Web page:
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  A Logical Calculus of the Ideas Immanent in Nervous Activity

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A Logical Calculus of the Ideas Immanent in Nervous Activity (1943)

Published by Warren McCulloch and Walter Pitts, a significant influence on the modern digital computer, as well as on the memex and artificial intelligence. McCulloch and Pitts examined the behavior of neurons. They reported the actual observations of neuronal function, and then showed how, by making certain simplifying assumptions, one could treat a neural network (i.e., the brain) as a logical machine. Independently of Claude Shannon, they applied Boolean algebra to the operations of a neural net and considered nets containing cycles and synaptic delays.

McCulloch and Pitts described how the most complex and magical processes—ideas—arise from the accumulation, the calculus, of the simplest possible particles of logic. They believed that the essential nature of neurons was that they could be either quiescent or excited. Intelligence and consciousness were just the complex interaction of simple logical switches.

To understand McCulloch and Pitts's vision, imagine a checkerboard of alternating light and dark squares. Now imagine the squares are connected by logical rules so that flipping one square, say, from dark to light, changes the colors of other squares, and so on. Even with only the sixty-four squares of the checkerboard, the patterns that can arise are unimaginably varied. Now imagine a cloud of a billion checkerboards, all interconnected. The unfathomable structure of the cloud is illuminated by lightning flashes of the tiny light squares flickering and streaking among the dark squares. If we delve into the cloud and regard a single checkerboard, we can follow the rules that flip dark to light, zero to one, false to true, quiescent to excited. But the behavior of the entire cloud is beyond comprehension. That is the logical calculus of the ideas immanent in nervous activity.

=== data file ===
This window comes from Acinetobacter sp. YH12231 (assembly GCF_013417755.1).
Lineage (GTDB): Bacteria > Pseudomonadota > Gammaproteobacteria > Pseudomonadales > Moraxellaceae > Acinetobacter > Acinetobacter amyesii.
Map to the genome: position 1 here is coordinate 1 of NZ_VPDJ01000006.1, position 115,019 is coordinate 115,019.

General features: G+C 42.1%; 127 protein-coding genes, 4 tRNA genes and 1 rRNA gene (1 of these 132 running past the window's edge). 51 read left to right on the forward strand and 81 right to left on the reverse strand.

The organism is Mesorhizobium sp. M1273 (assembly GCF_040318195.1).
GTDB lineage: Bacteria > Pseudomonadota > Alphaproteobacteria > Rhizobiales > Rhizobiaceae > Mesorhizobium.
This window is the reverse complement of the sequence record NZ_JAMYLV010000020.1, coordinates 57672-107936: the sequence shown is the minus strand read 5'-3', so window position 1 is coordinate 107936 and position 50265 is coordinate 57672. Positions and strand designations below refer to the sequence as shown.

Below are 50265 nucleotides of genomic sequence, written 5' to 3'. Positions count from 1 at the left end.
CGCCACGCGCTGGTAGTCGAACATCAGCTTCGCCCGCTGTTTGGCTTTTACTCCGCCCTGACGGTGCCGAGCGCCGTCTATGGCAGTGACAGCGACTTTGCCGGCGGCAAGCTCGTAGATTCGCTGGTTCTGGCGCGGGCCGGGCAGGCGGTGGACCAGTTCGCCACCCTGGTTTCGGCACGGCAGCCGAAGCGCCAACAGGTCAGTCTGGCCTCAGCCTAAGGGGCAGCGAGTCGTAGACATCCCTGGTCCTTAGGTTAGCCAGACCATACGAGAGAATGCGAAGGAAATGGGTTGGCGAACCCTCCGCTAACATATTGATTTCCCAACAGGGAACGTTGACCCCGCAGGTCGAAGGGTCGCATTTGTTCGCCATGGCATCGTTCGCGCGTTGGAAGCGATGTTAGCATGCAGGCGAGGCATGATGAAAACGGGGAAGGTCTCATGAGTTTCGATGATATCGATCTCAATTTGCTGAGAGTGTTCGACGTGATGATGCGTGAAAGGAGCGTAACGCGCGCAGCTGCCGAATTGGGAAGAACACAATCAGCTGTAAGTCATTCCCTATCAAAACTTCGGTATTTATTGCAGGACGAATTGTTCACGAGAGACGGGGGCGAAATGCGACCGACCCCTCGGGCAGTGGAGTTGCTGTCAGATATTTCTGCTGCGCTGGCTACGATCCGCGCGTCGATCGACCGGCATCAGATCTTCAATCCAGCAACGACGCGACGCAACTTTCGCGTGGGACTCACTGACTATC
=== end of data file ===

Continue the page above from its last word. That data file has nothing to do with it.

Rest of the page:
Any machine that, like the checkerboard cloud, calculates using discrete processes can be emulated by a Turing machine. If the human brain is a discrete calculating machine, then the brain is a computer. Since all computers are essentially equivalent, it should be possible to construct a computer to emulate the brain. McCulloch and Pitts were guided by this reasoning even before anyone had successfully built a digital computer.

A Logical Calculus, inspired by Turing and Wiener, went on to inspire all the cyberneticists in the 1940s and 1950s.

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